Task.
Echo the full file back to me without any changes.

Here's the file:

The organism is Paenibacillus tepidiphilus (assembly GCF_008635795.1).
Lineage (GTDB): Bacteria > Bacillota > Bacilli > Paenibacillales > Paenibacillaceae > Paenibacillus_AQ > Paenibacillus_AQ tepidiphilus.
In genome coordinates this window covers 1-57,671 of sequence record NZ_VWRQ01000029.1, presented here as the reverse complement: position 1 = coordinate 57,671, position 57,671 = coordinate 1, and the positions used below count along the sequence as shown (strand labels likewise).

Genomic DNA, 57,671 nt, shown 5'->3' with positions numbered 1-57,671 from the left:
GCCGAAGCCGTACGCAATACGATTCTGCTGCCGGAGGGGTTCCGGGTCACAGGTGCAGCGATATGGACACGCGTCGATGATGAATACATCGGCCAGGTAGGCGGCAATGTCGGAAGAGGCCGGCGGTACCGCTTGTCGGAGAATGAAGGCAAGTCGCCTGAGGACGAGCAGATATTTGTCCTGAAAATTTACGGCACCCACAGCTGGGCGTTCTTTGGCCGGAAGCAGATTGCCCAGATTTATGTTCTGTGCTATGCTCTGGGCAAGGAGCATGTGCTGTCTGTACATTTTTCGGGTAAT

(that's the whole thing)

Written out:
The organism is Paenibacillus tepidiphilus (assembly GCF_008635795.1).
Lineage (GTDB): Bacteria > Bacillota > Bacilli > Paenibacillales > Paenibacillaceae > Paenibacillus_AQ > Paenibacillus_AQ tepidiphilus.
In genome coordinates this window covers 1-57,671 of sequence record NZ_VWRQ01000029.1, presented here as the reverse complement: position 1 = coordinate 57,671, position 57,671 = coordinate 1, and the positions used below count along the sequence as shown (strand labels likewise).

Genomic DNA, 57,671 nt, shown 5'->3' with positions numbered 1-57,671 from the left:
GCCGAAGCCGTACGCAATACGATTCTGCTGCCGGAGGGGTTCCGGGTCACAGGTGCAGCGATATGGACACGCGTCGATGATGAATACATCGGCCAGGTAGGCGGCAATGTCGGAAGAGGCCGGCGGTACCGCTTGTCGGAGAATGAAGGCAAGTCGCCTGAGGACGAGCAGATATTTGTCCTGAAAATTTACGGCACCCACAGCTGGGCGTTCTTTGGCCGGAAGCAGATTGCCCAGATTTATGTTCTGTGCTATGCTCTGGGCAAGGAGCATGTGCTGTCTGTACATTTTTCGGGTAAT